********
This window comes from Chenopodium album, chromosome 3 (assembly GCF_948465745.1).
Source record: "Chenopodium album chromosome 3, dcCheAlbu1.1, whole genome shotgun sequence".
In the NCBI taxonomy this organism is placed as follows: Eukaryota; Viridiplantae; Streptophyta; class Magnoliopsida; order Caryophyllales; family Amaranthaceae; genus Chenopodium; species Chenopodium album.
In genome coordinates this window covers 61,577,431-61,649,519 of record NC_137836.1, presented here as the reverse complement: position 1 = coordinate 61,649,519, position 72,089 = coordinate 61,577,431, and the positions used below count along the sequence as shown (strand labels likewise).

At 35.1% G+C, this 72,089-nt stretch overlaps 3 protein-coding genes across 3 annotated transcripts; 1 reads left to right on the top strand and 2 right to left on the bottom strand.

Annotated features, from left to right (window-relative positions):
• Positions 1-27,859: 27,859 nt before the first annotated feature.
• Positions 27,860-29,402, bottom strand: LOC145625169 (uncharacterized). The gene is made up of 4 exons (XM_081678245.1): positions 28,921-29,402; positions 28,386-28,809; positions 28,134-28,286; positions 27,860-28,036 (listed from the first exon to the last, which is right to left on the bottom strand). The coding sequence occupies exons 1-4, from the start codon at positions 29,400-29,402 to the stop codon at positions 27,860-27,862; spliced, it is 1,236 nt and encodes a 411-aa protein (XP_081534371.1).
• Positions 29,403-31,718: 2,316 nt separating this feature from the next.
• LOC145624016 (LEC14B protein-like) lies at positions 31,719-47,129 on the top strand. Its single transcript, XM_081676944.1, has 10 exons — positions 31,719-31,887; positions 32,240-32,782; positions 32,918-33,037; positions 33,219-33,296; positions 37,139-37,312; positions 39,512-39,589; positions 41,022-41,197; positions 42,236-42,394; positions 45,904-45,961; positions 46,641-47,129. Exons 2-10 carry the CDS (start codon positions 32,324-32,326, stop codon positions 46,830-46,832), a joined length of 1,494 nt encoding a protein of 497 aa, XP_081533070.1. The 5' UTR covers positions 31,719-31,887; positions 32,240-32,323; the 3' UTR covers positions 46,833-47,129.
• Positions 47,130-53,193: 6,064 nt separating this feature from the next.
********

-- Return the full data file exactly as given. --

This window comes from Chenopodium album, chromosome 3 (assembly GCF_948465745.1).
Source record: "Chenopodium album chromosome 3, dcCheAlbu1.1, whole genome shotgun sequence".
In the NCBI taxonomy this organism is placed as follows: Eukaryota; Viridiplantae; Streptophyta; class Magnoliopsida; order Caryophyllales; family Amaranthaceae; genus Chenopodium; species Chenopodium album.
In genome coordinates this window covers 61,577,431-61,649,519 of record NC_137836.1, presented here as the reverse complement: position 1 = coordinate 61,649,519, position 72,089 = coordinate 61,577,431, and the positions used below count along the sequence as shown (strand labels likewise).

At 35.1% G+C, this 72,089-nt stretch overlaps 3 protein-coding genes across 3 annotated transcripts; 1 reads left to right on the top strand and 2 right to left on the bottom strand.

Annotated features, from left to right (window-relative positions):
• Positions 1-27,859: 27,859 nt before the first annotated feature.
• Positions 27,860-29,402, bottom strand: LOC145625169 (uncharacterized). The gene is made up of 4 exons (XM_081678245.1): positions 28,921-29,402; positions 28,386-28,809; positions 28,134-28,286; positions 27,860-28,036 (listed from the first exon to the last, which is right to left on the bottom strand). The coding sequence occupies exons 1-4, from the start codon at positions 29,400-29,402 to the stop codon at positions 27,860-27,862; spliced, it is 1,236 nt and encodes a 411-aa protein (XP_081534371.1).
• Positions 29,403-31,718: 2,316 nt separating this feature from the next.
• LOC145624016 (LEC14B protein-like) lies at positions 31,719-47,129 on the top strand. Its single transcript, XM_081676944.1, has 10 exons — positions 31,719-31,887; positions 32,240-32,782; positions 32,918-33,037; positions 33,219-33,296; positions 37,139-37,312; positions 39,512-39,589; positions 41,022-41,197; positions 42,236-42,394; positions 45,904-45,961; positions 46,641-47,129. Exons 2-10 carry the CDS (start codon positions 32,324-32,326, stop codon positions 46,830-46,832), a joined length of 1,494 nt encoding a protein of 497 aa, XP_081533070.1. The 5' UTR covers positions 31,719-31,887; positions 32,240-32,323; the 3' UTR covers positions 46,833-47,129.
• Positions 47,130-53,193: 6,064 nt separating this feature from the next.